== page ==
When should people get treatment? Should people get treated for something as early as possible? Or should they wait until later when discrete milestones are passed? What does the decision tree look like?
The Incidental Economist passes along the latest research on the prostate cancer treatment debate. The United States has a culture of treatment as soon as prostate cancer is bio-chemically detectable. Most of Europe has a culture of treatment at a milestone.
NEJM, Anna Bill-Axelson and colleagues published the latest findings from the Scandinavian Prostate Cancer Group Study Number 4 (SPCG-4).
RESULTS: During 23.2 years of follow-up, 200 of 347 men in the surgery group and 247 of the 348 men in the watchful-waiting group died. Of the deaths, 63 in the surgery group and 99 in the watchful-waiting group were due to prostate cancer; the relative risk was 0.56 (95% confidence interval [CI], 0.41 to 0.77; P=0.001), and the absolute difference was 11.0 percentage points (95% CI, 4.5 to 17.5)….
Aggressive treatment works in this care. However IE also passes along a critique of translating this research into the United States.
Second, the results of this study aren’t necessarily generalizable to a US population, as Richard Hoffman explained.
PSA screening became widespread in the US in the early 1990s—a decade before the first SPCG-4 publication. Perversely, the American way was to expend considerable resources to promote screening efforts to find cancers…before knowing whether these cancers could be successfully treated. [So,] the SPCG-4 results are not readily translatable to US practice. Only 5% of the study cohort had cancers detected by screening PSA—the rest either had symptoms and/or a palpable tumor. In the US, a substantial proportion of men with PSA-detected cancers have microscopic disease—which may never cause problems during a man’s lifetime. The US Prostate Cancer Versus Observation Trial (PIVOT) also evaluated surgery vs. watchful waiting. However, PIVOT, which mostly enrolled men with PSA-detected cancers, found no benefit for surgery. Post-hoc analyses suggested that only the small proportion of men with higher-risk cancers (based on PSA and the microscopic appearance of the cancer) seemed to have a survival benefit.
The US research has found that aggressive treatment of bio-chemically detected prostate cancer does not do much to improve outcomes for the general population of biochemically detected prostate cancer patients. Aggressive treatment tends to have significant side-effects as well.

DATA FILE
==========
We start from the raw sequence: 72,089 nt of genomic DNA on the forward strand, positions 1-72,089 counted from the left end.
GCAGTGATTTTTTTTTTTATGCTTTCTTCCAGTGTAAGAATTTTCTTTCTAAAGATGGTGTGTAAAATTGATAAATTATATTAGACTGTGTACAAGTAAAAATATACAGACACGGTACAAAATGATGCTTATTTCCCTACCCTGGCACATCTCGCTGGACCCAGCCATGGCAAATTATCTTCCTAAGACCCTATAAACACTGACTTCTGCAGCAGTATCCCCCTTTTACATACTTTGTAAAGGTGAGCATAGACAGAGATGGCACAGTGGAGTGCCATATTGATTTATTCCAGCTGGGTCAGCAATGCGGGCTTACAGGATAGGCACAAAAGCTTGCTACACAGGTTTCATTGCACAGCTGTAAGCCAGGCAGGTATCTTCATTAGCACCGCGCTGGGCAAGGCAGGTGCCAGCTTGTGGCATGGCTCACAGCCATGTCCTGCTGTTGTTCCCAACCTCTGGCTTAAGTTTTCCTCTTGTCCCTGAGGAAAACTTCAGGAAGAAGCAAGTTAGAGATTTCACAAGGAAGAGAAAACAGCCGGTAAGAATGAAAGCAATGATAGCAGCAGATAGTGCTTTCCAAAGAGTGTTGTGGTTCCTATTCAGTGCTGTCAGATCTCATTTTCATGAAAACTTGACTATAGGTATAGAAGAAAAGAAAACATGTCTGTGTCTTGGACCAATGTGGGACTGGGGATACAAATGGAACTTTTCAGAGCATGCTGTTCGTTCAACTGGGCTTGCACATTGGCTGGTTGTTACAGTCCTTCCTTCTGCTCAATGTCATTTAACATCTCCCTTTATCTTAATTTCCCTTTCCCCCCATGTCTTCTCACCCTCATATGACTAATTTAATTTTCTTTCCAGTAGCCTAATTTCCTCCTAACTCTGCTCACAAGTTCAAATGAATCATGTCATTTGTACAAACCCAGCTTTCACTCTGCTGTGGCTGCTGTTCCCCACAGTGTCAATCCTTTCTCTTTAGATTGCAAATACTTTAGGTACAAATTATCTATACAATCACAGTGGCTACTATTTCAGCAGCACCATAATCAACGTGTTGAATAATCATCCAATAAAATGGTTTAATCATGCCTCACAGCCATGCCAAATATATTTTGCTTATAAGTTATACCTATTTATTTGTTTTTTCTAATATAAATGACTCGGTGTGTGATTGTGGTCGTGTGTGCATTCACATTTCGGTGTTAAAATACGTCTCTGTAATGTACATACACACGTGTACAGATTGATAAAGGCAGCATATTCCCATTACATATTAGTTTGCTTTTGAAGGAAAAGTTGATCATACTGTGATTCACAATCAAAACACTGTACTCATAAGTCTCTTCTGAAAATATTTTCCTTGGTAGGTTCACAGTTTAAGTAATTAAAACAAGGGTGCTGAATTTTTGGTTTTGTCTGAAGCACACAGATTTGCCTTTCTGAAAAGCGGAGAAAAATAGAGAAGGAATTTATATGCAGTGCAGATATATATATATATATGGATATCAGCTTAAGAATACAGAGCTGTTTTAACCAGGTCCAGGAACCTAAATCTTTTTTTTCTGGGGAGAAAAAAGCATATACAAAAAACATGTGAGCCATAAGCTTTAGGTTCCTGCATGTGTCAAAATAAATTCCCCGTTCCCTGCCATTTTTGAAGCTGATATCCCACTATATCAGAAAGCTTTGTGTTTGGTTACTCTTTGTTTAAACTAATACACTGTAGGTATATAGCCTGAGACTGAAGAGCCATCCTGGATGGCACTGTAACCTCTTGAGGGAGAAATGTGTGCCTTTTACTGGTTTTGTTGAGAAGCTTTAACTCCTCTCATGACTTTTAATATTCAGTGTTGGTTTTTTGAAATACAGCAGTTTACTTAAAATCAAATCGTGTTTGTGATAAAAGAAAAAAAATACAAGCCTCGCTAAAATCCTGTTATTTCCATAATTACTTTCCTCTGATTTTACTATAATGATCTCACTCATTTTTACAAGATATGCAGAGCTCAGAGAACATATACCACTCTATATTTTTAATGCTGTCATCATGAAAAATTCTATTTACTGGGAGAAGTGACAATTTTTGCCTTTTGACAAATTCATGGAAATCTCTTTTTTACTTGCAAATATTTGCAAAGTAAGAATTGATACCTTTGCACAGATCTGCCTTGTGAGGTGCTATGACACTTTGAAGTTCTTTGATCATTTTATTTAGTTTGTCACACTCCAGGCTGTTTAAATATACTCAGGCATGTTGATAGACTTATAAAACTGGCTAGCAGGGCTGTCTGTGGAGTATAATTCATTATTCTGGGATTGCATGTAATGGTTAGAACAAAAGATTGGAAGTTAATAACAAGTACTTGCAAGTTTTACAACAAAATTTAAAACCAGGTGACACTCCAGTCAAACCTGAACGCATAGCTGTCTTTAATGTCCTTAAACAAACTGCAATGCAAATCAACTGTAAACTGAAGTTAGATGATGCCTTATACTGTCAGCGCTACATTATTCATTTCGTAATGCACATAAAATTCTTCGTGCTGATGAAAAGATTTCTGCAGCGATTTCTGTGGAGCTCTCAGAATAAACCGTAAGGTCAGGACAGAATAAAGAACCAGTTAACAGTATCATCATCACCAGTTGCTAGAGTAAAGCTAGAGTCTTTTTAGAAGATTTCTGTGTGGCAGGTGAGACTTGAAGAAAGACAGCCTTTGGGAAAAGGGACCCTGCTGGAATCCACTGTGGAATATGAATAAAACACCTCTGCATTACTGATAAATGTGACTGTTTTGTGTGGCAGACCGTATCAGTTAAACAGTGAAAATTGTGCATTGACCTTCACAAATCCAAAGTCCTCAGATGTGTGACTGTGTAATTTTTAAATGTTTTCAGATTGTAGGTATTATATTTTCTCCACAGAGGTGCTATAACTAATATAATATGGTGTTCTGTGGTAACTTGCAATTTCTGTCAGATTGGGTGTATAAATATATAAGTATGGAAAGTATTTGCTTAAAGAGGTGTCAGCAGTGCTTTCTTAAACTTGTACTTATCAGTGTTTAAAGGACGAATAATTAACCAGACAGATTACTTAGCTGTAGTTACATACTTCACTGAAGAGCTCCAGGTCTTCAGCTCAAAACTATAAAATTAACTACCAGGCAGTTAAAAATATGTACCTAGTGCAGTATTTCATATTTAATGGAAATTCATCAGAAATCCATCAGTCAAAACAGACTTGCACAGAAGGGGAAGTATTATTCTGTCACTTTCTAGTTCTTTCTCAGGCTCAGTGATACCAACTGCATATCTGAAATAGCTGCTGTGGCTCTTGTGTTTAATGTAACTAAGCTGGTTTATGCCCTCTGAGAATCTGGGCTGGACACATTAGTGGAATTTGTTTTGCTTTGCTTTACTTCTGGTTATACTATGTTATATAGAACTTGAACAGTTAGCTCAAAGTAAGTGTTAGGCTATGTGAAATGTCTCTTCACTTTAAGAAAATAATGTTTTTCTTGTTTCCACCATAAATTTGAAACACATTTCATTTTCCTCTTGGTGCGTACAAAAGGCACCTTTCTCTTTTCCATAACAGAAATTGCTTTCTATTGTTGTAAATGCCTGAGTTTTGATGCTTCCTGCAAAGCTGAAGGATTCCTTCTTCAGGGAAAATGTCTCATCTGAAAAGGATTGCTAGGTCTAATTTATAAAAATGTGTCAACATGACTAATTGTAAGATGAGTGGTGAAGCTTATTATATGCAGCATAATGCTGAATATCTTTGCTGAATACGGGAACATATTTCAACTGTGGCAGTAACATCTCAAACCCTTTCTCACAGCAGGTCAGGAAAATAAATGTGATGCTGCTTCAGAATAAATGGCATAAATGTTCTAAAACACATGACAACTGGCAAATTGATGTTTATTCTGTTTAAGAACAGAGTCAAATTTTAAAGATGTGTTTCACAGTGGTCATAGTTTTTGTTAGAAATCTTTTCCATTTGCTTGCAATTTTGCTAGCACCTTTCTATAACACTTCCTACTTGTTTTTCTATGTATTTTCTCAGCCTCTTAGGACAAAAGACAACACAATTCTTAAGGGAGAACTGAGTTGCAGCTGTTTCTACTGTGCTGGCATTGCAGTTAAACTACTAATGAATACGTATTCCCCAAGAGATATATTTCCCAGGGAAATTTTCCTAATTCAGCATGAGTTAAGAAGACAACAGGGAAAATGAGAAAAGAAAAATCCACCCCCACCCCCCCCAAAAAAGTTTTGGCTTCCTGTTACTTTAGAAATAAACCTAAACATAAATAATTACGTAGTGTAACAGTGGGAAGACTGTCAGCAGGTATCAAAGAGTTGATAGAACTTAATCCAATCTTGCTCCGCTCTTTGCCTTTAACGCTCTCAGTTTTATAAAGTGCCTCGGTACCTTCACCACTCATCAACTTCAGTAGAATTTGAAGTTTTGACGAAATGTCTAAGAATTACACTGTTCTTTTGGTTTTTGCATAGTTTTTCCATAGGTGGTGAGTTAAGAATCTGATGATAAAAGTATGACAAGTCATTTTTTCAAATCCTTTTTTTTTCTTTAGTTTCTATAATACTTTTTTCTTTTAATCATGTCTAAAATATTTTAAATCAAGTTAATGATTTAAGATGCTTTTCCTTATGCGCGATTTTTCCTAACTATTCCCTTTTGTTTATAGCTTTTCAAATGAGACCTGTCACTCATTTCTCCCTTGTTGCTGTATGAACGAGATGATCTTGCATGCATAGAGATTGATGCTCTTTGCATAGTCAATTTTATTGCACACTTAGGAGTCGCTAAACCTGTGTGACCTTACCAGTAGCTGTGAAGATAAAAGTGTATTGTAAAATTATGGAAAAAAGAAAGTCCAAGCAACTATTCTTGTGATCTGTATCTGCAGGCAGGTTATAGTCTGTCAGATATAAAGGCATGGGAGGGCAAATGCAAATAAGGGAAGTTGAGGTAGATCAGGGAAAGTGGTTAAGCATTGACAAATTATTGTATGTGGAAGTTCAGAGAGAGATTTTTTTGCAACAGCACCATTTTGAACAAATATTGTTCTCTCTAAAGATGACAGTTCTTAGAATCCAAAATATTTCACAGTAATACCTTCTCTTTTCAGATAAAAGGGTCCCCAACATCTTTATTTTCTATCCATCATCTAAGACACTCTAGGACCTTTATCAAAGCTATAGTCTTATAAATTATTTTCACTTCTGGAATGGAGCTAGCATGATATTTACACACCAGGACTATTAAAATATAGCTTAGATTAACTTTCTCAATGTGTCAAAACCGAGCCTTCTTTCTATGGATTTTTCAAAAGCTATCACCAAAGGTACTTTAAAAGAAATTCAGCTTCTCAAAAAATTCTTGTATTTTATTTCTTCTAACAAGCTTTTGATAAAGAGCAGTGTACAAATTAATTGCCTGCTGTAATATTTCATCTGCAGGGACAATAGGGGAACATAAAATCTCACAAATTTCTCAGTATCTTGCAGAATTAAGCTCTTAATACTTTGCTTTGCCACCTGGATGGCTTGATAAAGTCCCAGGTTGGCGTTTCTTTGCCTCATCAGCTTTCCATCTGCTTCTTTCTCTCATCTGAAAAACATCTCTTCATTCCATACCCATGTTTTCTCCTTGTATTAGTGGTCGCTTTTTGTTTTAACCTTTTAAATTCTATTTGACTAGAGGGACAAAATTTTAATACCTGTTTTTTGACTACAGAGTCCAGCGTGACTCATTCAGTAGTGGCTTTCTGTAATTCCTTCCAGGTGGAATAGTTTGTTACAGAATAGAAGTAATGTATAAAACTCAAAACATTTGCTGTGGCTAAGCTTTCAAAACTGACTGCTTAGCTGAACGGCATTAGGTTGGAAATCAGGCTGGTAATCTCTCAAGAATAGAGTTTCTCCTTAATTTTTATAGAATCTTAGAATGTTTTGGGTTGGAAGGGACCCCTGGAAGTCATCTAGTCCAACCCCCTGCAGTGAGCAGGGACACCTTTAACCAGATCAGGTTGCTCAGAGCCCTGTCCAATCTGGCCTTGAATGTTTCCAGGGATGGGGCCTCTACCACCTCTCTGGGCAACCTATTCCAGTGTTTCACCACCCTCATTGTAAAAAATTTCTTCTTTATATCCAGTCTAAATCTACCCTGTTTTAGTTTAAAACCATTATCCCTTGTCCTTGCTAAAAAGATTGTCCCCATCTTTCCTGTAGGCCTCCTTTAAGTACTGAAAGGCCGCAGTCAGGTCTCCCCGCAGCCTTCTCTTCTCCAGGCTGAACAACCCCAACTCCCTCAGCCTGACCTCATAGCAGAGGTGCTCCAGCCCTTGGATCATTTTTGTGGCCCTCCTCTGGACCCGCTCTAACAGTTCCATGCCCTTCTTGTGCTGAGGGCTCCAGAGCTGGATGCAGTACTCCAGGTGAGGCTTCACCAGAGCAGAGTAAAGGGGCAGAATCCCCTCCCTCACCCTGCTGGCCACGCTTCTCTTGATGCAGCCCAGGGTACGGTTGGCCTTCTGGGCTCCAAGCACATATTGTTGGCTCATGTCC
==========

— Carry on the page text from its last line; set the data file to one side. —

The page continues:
The goal is to treat only the cases of cancer that could actually kill someone. Treating a cancer that is localized and miniscule and only bio-chemically detectable exposes individuals to significant side-effects that will decrease the quality of their life without improving their long term survival probabilities. A 107 year old man would be a poor candidate for aggressive treatment of a biochemically detectable but not physically detectable cancer as something else is far more likely to kill him first. A 43 year old man who has a biochemically detectable cancer would benefit from aggressive watching and waiting as he avoids side effects for a while, but aggressive intervention can be performed if the cancer becomes more significant as that larger/more aggressive cancer would have a decent chance of actually killing him if left unchecked.
Moving back to the insurance company beat; insurance companies can use their purchasing power and benefit designs to enforce national best standards of care on their members. If the best standard of care is that aggressive prostate cancer treatment only is useful for physically detectable prostate cancers, the insurance company could choose to either not pay for or pay at a lower rate aggressive interventions of bio-chemically detected only cancers while paying full freight for physically detected cancers.
The big problem with the previous paragraph is that type of policy is guaranteed to produce amazingly sympathetic sob stories on the local news. Insurance companies like to avoid being the easy and accurate villian that is saying no to the cancer treatment of a well spoken, well connected middle age male. We’ll lose that PR battle every time, and if a single company in a market engages in best practices only payment models that involves saying no, they’ll quickly lose market share.